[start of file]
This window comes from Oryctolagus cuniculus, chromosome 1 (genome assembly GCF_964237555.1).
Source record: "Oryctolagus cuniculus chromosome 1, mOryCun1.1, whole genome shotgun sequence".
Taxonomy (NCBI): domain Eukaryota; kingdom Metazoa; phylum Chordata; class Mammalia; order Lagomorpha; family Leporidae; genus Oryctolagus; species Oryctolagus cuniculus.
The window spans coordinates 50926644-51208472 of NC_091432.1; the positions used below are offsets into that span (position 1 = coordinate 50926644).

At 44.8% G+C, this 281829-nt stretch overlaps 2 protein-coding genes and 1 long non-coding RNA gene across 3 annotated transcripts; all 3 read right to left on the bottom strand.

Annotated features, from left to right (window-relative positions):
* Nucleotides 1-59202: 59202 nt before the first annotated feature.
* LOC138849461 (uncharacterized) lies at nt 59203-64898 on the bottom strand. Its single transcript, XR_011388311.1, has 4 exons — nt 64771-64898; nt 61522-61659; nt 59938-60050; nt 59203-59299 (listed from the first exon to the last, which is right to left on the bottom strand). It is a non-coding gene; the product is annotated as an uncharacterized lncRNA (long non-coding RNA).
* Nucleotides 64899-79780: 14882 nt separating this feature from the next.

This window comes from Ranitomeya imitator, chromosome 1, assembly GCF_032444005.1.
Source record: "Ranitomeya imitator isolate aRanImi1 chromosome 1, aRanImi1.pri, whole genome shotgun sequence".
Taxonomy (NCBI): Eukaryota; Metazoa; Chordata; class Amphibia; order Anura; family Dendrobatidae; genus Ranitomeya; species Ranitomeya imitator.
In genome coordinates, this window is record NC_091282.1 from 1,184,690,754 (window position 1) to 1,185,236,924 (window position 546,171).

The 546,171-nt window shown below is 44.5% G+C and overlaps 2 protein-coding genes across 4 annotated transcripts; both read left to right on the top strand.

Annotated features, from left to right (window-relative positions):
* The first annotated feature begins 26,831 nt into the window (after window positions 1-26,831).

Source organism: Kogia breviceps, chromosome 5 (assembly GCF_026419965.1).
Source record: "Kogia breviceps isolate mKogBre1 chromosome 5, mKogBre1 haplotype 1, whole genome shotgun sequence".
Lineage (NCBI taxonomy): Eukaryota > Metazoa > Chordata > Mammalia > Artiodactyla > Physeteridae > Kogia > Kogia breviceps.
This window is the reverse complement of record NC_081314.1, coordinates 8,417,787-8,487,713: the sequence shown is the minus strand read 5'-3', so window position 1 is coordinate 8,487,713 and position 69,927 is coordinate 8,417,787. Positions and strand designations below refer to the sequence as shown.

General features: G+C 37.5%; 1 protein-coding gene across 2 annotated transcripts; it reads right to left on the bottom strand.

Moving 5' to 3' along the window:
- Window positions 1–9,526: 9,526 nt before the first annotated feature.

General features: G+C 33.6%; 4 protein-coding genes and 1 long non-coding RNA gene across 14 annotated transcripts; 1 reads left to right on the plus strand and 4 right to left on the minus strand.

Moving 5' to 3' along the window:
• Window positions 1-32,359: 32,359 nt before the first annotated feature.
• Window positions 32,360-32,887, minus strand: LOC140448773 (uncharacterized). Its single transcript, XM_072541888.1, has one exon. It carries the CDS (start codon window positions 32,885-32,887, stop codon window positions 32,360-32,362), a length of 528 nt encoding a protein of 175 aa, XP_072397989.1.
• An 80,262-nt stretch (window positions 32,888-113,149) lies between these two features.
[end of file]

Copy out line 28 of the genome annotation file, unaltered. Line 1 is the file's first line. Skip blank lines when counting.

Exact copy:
• An 80,262-nt stretch (window positions 32,888-113,149) lies between these two features.